FN51. See Tobias, supra note 3, at 1369-71; O'Scannlain Statement, supra note 41, at 5-6.

FN52. See Tjoflat, supra note 34, at 71; S. 956 Position Paper, supra note 19, at 2. More appeals courts could differently construe procedures in the Federal Rules of Appellate, Civil, and Criminal Procedure and in Title 28 of the United States Code and could adopt diverse local appellate rules. See Gregory C. Sisk, The Balkanization of Appellate Justice: The Proliferation of Local Rules in the Federal Circuits, 67 U. Colo. L. Rev. (forthcoming Fall 1996). See also supra note 28. Trial and appellate forum shopping might result. See generally Thomas O. McGarity, Multi-Party Forum Shopping for Appellate Review of Administrative Action, 129 U. Pa. L. Rev. 302 (1980) (arguing that the "race to the courthouse" method of appellate forum selection is inappropriate).

FN53. See supra note 40 and accompanying text. As appeals courts encompass fewer states, their shrinking size may well reduce the breadth of experience and perspective that the nation currently expects of the federal appellate bench and, therefore, erode another important purpose of the federal courts-- providing an impartial forum for out-of-state litigants.

FN54. See Richman & Reynolds, supra note 1, at 304-07. Illustrative are annual operating expenses for staff, such as judges' law clerks, and costs of creating new clerk of court and circuit executive offices, of other support staff, and of constructing or remodeling courthouses. See S. Rep. No. 197, supra note 3, at 24-25; S. 956 Position Paper, supra note 19, at 4; see also infra note 59 (discussing the creation of a new fourth tier and the costs thereof).

FN55. I already mentioned several such effects; however, they are sufficiently important to warrant treatment here. See supra notes 24-27 and accompanying text.

FN56. See supra note 26 and accompanying text; see also supra notes 18, 25, 30 and accompanying text (finding that judges apparently found more attention so unwarranted that they codified differential treatment in local rules). More attention would also multiply the quantity of precedent and might increase inconsistency and appeals' costs.

FN57. Some savings might be realized because other personnel, such as staff attorneys, would have fewer responsibilities to review cases, such as prisoner appeals, which formerly received summary resolution. See also infra notes 69- 71 and accompanying text (suggesting that Congress is unlikely to support expansion of the judiciary); infra note 91 (recognizing that the important value of litigant satisfaction may be lost).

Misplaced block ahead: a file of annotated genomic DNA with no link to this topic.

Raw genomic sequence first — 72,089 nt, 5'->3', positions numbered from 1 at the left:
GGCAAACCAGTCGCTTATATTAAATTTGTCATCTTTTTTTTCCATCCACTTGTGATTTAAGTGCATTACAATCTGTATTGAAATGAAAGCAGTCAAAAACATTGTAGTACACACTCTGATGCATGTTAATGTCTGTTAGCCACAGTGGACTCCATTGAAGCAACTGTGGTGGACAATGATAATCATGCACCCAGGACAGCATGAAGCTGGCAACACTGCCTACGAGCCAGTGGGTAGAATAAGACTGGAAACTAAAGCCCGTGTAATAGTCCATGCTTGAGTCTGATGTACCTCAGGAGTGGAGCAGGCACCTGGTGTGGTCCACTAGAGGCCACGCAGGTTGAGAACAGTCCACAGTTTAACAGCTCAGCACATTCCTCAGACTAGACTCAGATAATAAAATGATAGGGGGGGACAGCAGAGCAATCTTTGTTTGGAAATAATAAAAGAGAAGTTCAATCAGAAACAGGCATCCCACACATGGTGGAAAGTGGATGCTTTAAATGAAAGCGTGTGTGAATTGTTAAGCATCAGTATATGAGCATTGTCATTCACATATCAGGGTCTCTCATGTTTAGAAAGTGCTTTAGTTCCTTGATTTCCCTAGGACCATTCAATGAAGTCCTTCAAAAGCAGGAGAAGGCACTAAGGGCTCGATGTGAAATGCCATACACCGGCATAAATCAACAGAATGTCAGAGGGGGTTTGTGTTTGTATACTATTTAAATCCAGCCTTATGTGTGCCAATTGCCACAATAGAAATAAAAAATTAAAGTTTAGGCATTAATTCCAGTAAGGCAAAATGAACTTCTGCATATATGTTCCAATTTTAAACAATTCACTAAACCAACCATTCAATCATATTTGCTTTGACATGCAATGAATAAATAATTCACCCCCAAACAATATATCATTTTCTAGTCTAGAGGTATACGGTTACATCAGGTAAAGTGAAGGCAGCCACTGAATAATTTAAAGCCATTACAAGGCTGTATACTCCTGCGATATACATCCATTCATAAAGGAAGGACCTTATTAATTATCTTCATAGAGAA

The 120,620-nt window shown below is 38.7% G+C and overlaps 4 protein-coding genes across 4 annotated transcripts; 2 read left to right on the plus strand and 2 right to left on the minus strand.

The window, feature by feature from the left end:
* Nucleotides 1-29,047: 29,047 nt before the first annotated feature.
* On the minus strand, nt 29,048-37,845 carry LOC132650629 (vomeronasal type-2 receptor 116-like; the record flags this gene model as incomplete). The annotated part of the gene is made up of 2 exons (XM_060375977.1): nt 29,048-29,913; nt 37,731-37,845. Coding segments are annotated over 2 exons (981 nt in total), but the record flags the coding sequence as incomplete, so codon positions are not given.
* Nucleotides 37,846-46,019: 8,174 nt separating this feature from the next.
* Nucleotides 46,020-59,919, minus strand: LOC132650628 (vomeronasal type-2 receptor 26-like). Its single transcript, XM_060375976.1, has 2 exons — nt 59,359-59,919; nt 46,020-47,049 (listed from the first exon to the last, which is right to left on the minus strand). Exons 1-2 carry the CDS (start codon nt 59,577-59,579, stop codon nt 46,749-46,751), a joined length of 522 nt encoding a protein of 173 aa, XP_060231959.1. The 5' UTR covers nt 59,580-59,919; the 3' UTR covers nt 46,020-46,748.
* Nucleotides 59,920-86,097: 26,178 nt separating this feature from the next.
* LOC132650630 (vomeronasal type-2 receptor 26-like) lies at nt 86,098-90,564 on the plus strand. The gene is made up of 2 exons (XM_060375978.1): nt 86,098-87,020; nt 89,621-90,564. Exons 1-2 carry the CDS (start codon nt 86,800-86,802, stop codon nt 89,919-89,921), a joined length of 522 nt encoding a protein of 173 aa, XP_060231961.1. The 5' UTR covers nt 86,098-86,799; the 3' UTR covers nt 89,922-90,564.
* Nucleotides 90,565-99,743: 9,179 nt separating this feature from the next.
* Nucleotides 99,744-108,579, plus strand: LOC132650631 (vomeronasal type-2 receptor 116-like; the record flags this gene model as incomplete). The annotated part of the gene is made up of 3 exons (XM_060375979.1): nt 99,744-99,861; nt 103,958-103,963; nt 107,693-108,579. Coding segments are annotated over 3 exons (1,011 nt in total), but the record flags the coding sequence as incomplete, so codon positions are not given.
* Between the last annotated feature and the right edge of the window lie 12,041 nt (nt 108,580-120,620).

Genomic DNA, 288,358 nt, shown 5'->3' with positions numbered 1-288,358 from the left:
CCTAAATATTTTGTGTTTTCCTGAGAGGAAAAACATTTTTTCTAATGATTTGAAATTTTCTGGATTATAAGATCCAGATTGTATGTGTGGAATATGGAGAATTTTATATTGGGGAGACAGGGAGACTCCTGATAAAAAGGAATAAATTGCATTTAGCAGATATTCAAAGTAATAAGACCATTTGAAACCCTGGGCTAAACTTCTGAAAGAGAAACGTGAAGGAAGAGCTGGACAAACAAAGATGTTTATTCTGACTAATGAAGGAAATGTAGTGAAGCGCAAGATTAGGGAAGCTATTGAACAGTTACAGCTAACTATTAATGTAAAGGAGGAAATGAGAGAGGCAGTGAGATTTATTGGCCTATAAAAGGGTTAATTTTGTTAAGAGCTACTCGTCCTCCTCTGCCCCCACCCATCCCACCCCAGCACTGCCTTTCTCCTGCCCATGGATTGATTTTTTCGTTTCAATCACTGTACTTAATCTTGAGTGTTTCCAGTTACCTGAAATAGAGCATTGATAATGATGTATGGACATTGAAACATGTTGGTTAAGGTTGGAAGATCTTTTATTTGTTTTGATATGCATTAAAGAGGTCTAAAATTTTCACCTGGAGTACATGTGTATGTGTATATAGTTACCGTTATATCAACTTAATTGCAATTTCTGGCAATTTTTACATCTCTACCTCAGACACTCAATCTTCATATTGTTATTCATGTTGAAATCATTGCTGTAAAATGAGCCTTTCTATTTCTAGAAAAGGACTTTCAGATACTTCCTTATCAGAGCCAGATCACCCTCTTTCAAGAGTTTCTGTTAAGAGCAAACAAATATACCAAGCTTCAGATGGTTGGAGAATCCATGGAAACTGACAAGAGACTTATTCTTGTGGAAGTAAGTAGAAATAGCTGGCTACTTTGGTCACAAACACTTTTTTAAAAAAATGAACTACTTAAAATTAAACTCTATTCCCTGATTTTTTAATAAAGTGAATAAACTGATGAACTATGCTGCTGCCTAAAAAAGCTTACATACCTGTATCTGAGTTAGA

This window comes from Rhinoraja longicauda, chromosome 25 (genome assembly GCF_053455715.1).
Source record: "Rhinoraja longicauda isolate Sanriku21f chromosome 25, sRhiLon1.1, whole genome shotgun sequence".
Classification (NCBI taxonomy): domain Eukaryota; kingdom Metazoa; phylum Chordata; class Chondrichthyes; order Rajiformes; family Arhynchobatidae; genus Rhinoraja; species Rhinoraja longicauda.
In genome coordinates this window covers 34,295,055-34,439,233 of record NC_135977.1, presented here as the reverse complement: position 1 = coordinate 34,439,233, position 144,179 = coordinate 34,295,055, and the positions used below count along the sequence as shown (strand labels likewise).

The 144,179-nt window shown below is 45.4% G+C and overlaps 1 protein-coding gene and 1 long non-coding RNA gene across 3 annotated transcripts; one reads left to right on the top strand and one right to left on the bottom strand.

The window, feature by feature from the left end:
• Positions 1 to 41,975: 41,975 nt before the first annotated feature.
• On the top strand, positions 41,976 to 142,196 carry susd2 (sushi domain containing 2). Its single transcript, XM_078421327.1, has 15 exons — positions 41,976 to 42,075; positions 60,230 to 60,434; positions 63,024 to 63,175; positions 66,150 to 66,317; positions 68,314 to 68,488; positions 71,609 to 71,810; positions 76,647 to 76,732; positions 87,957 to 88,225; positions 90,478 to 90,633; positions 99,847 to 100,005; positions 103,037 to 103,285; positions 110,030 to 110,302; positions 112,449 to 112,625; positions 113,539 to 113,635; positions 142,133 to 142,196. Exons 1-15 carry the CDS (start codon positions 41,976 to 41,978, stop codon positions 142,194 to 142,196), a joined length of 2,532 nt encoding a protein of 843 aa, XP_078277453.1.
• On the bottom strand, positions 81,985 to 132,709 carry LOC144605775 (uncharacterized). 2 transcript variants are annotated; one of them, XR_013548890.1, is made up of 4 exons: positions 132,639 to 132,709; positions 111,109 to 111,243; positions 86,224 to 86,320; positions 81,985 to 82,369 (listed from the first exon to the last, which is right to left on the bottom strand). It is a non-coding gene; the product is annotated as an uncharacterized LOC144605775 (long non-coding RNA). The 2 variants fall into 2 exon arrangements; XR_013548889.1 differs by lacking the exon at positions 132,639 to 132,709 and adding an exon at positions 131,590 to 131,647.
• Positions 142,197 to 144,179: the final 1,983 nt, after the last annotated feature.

FN58. See Richman & Reynolds, supra note 1, at 323-25; see also Starr, supra note 13, at 2 (discussing wane of 7th Circuit collegiality); Carl Tobias, The D.C. Circuit as a National Court, 48 U. Miami L. Rev. 159, 169-70, 181 (1993) (same as to D.C. Circuit); Stephen L. Wasby, Internal Communication in the Eighth Circuit Court of Appeals, 58 Wash. U. L.Q. 583 (1980) (same as to 8th Circuit); supra notes 10, 12, 41, 49 and accompanying text (discussing collegiality).

FN59. See Baker, supra note 5, at 242-61; Richman & Reynolds, supra note 1, at 307-08. The tier's creation could increase cost and delay, even in cases not receiving four levels of review, disadvantage litigants with little resources or power, increase intracircuit inconsistency, and prove less realistic than the appellate bench's expansion. See Baker, supra note 3, at 954; Tobias, supra note 3, at 1397-98. See also supra notes 40, 51 and accompanying text.

FN60. See Report of the Federal Courts Study Committee, supra note 17, at 120- 21; Paul D. Carrington, Crowded Dockets and the Courts of Appeals: The Threat to the Function of Review and the National Law, 82 Harv. L. Rev. 542, 604- 12 (1969); Daniel J. Meador, A Challenge to Judicial Architecture: Modifying the Regional Design of the U.S. Courts of Appeals, 56 U. Chi. L. Rev. 603 (1989).

FN61. The authors approve of these courts and judges but caution that they might be narrow and subject to "capture." Richman & Reynolds, supra note 1, at 319-20 & n.224; see also S. Jay Plager, The United States Courts of Appeals, The Federal Circuit, and the Non-Regional Subject Matter Concept: Reflections on the Search for a Model, 39 Am. U. L. Rev. 853 (1990) (analyzing subject matter courts and the Federal Circuit). The courts could also institutionalize resource-based inequities and prevent parties from vindicating rights in a public forum before an Article III Judge. See infra note 91 and accompanying text.

FN62. See, e.g., Antiterrorism and Effective Death Penalty Act of 1996, Pub. L. No. 104-132, 110 Stat. 1214 (codified at 28 U.S.C.A. s 2241 (1996)); Ninth Circuit Judicial Council, 1994 Ninth Circuit Capital Punishment Handbook (1994); see also Felker v. Turpin, 116 S. Ct. 2333 (upholding constitutionality of provision of Act governing habeas corpus), reh'g denied, 117 S. Ct. 25 (1996); Caseload Increases Throughout Judiciary, Third Branch, Mar. 1996, at 1, 2 (stating that 40% of 1995 appeals nationally were pro se and that most were prisoner petitions); supra notes 44-46 and accompanying text (discussing prisoner appeals); infra note 87 (suggesting reliance on other countries' experiences with specialized courts and judges).

FN63. These ideas are here for purposes of discussion and may be as politically unrealistic today as the authors' suggestion. See infra notes 66-72 and accompanying text.

FN64. Telephone conversation with Professor Thomas E. Baker, Texas Tech University School of Law (Mar. 15, 1996) [hereinafter Baker Conversation]; see also Baker, supra note 5 (assessing the appellate system).